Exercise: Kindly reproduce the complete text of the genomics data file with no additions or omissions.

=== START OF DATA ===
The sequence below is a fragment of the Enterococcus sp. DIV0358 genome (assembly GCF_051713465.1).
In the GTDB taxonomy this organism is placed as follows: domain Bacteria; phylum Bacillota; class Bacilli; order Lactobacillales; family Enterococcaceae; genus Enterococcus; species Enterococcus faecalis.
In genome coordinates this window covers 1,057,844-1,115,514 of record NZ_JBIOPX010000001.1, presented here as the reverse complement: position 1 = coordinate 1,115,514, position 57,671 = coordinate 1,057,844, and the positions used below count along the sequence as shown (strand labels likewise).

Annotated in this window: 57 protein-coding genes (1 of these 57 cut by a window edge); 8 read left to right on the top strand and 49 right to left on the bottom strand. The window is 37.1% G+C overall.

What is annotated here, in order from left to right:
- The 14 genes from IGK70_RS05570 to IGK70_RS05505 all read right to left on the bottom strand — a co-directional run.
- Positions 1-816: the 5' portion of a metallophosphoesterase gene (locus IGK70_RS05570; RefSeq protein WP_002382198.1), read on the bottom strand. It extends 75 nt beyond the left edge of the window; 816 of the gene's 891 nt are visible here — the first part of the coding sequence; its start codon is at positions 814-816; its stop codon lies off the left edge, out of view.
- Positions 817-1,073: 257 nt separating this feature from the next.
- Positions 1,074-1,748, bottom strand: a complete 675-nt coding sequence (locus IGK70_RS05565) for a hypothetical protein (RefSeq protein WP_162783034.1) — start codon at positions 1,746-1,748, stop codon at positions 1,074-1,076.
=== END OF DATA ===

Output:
The sequence below is a fragment of the Enterococcus sp. DIV0358 genome (assembly GCF_051713465.1).
In the GTDB taxonomy this organism is placed as follows: domain Bacteria; phylum Bacillota; class Bacilli; order Lactobacillales; family Enterococcaceae; genus Enterococcus; species Enterococcus faecalis.
In genome coordinates this window covers 1,057,844-1,115,514 of record NZ_JBIOPX010000001.1, presented here as the reverse complement: position 1 = coordinate 1,115,514, position 57,671 = coordinate 1,057,844, and the positions used below count along the sequence as shown (strand labels likewise).

Annotated in this window: 57 protein-coding genes (1 of these 57 cut by a window edge); 8 read left to right on the top strand and 49 right to left on the bottom strand. The window is 37.1% G+C overall.

What is annotated here, in order from left to right:
- The 14 genes from IGK70_RS05570 to IGK70_RS05505 all read right to left on the bottom strand — a co-directional run.
- Positions 1-816: the 5' portion of a metallophosphoesterase gene (locus IGK70_RS05570; RefSeq protein WP_002382198.1), read on the bottom strand. It extends 75 nt beyond the left edge of the window; 816 of the gene's 891 nt are visible here — the first part of the coding sequence; its start codon is at positions 814-816; its stop codon lies off the left edge, out of view.
- Positions 817-1,073: 257 nt separating this feature from the next.
- Positions 1,074-1,748, bottom strand: a complete 675-nt coding sequence (locus IGK70_RS05565) for a hypothetical protein (RefSeq protein WP_162783034.1) — start codon at positions 1,746-1,748, stop codon at positions 1,074-1,076.